Switching to the Strategy Pattern in JavaScript

A Typical Switch Statement Scenario

Recently I’ve been working on some highly dynamic User Interfaces and at one point in the project I found my first reflex on a certain task to use a switch statement in JavaScript.

Now, my previous training in studying the Design Patterns has told me that the switch statement is bad. The design pattern drilled into me to resolve the switch statement is the the Strategy Pattern, however, I’ve never used the Strategy Pattern in JavaScript before.

The following example is a simple demo application where I start with a switch statement and then refactor the code later in the blog post to use the Strategy Pattern.

A Simple Super Hero Demo Application

SuperHeroShadow

The sample application is a Super Hero creator. You provide a Super Hero name and then you select your Super Hero power. The power can be a variety of things ranging from Flying, Invisibility, to nothing at all. Some of the powers have additional questions (metadata) about that particular power.

Once the Super Hero is created, the application should build up a object with the appropriate power type and supporting metadata. For now, I’m just outputting the object in the Firebug Lite console using console.dir().

First Pass at a Switch Statement Solution

Here is the above application written using a switch statement to build up the Power type and metadata. The solution is fairly simple in nature. I am utilizing the Revealing Module Pattern.

Note: You can view, run, and edit the following code… http://jsfiddle.net/elijahmanor/KzAMX/

var superHeroModule = (function () {
var public = {};

public.init = function() {
$("input:radio[name='Power']").click(function() {
var selectedPower = this.value;

$("#powers .power").hide();
$("#powers ." + selectedPower).show();
});

$("#create").click(function() {
var superHero = public.scrapeSuperHero();
console.dir(superHero);
});
};

public.scrapeSuperHero = function() {
var superHero = {};

superHero.Name = $("#Name").val();
superHero.Power = public.scrapePower();

return superHero;
};

public.scrapePower = function() {
var power = {};

var selectedPower = $("input:radio[name='Power']:checked").val();
switch (selectedPower) {
case "Flying" :
power.type = "Flying";
power.speed = $("#flyingSpeed").val();
break;
case "Invisibility" :
power.type = "Invisibility";
break;
case "Strength" :
power.type = "Strength";
power.lift = $("#strengthLift").val();
power.strongerThan = $("#strengthStrongerThan").val();
break;
case "Vision" :
power.type = "Vision";
power.distance = $("#visionDistance").val();
power.seeInDark = $("#visionDark").is(":checked");
power.xrayVision = $("#visionXray").is(":checked");
break;
}

return power;
};

return public;
} ());

superHeroModule.init();

cooltext439925164

Pros of this Solution

Cons of this Solution

For those of you aware of Bob Martin’s (@unclebobmartin) SOLID Principles, the “O” represents the Open/Closed Principle which states that…

Software entities (classes, modules, functions, etc.) should be open for extension, but closed for modification

The switch solution violates the Open/Closed Principle in that every time a new Super Hero power is added to the list that the same piece of code will need to be modified. This is problematic in that new bugs can easily be introduced as new features are added or as defects are resolved.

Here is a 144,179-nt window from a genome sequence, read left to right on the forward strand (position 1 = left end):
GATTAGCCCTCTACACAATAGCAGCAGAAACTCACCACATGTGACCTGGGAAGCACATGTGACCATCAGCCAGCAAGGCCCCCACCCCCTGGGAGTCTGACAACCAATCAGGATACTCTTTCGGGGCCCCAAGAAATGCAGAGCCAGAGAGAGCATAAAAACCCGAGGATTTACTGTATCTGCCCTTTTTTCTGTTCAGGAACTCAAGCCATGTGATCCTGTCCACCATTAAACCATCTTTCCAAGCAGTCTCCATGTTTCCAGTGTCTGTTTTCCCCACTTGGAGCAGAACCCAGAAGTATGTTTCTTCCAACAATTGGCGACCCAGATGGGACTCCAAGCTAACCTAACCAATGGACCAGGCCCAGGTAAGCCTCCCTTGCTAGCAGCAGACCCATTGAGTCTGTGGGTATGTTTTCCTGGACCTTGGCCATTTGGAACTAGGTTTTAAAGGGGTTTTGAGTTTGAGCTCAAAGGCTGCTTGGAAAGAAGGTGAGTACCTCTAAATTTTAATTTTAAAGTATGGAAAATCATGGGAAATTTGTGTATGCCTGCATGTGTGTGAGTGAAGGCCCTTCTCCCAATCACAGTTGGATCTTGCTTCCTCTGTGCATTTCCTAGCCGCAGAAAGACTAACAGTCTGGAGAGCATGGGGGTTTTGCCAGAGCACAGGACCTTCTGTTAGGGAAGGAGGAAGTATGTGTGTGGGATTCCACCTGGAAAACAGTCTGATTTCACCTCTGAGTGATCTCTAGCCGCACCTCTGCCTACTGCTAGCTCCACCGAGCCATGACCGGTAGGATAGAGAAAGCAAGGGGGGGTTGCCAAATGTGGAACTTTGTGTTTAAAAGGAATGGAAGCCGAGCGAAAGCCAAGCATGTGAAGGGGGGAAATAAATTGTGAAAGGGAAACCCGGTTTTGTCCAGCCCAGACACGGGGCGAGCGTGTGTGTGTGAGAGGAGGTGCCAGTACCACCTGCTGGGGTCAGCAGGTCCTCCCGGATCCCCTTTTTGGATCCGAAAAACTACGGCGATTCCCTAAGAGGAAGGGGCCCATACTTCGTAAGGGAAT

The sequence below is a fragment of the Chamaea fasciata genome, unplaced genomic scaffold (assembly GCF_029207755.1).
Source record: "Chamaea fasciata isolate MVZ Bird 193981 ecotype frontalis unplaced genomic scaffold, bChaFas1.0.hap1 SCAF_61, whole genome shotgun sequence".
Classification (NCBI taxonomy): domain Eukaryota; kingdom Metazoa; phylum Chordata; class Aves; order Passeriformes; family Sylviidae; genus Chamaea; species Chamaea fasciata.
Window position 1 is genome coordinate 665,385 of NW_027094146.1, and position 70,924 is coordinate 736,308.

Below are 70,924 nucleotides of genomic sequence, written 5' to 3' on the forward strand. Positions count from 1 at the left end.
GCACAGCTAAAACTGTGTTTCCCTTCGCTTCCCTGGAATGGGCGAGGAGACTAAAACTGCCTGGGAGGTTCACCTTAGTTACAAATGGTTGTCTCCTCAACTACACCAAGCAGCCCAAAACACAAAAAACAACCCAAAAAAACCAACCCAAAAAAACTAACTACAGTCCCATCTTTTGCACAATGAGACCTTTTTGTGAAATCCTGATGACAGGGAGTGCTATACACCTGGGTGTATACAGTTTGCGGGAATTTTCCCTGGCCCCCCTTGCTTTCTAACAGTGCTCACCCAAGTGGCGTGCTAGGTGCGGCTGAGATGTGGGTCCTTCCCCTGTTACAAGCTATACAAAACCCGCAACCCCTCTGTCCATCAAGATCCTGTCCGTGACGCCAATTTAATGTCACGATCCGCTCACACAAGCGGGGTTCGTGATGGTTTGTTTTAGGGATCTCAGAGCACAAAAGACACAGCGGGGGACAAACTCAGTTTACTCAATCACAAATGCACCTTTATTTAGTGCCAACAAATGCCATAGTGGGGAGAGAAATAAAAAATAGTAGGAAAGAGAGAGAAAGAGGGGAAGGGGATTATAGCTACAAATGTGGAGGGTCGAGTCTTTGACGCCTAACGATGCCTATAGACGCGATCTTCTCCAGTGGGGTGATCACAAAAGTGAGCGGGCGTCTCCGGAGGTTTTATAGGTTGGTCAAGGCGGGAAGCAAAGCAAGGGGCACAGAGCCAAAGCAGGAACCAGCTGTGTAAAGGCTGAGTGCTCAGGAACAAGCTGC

Let’s look at a better way to solve the solution.

Refactoring Using the Strategy Pattern

A lof of the code will remain the same in the refactored solution. We mainly want to pull out the switch statement into something that is more maintainable and less error prone for future enhancment.

Note: You can view, run, and edit the following code… http://jsfiddle.net/elijahmanor/K8CkZ/

var superHeroModule = (function () {
var public = {};

public.init = function() {
$("input:radio[name='Power']").click(function() {
var selectedPower = this.value;

$("#powers .power").hide();
$("#powers ." + selectedPower).show();
});

$("#create").click(function() {
var superHero = public.scrapeSuperHero();
console.dir(superHero);
});
};

public.scrapeSuperHero = function() {
var superHero = {};

superHero.Name = $("#Name").val();
superHero.Power = public.scrapePower();

return superHero;
};

public.scrapePower = function() {
var power = {};

var selectedPower = $("input:radio[name='Power']:checked").val();
var scrapePowerFunction = "public.scrapePower" + selectedPower;
power = eval(scrapePowerFunction)();

return power;
};

public.scrapePowerFlying = function() {
var power = {};

power.type = "Flying";
power.speed = $("#flyingSpeed").val();

return power;
};

public.scrapePowerInvisibility = function() {
var power = {};

power.type = "Invisibility";

return power;
};

public.scrapePowerStrength = function() {
var power = {};

power.type = "Strength";
power.lift = $("#strengthLift").val();
power.strongerThan = $("#strengthStrongerThan").val();

return power;
};

public.scrapePowerVision = function() {
var power = {};

power.type = "Vision";
power.distance = $("#visionDistance").val();
power.seeInDark = $("#visionDark").is(":checked");
power.xrayVision = $("#visionXray").is(":checked");

return power;
};

return public;
} ());

superHeroModule.init();

cooltext439925164

Pros of this Solution

Cons of this Solution

Conclusion

I found that separating the switch statement logic into the above Strategy Pattern has made my current project much more maintainable and less error prone when adding new features.

How have you addressed similar situation? Have you implemented a different solution to the switch statement problem? Please share with me, I’d love to know!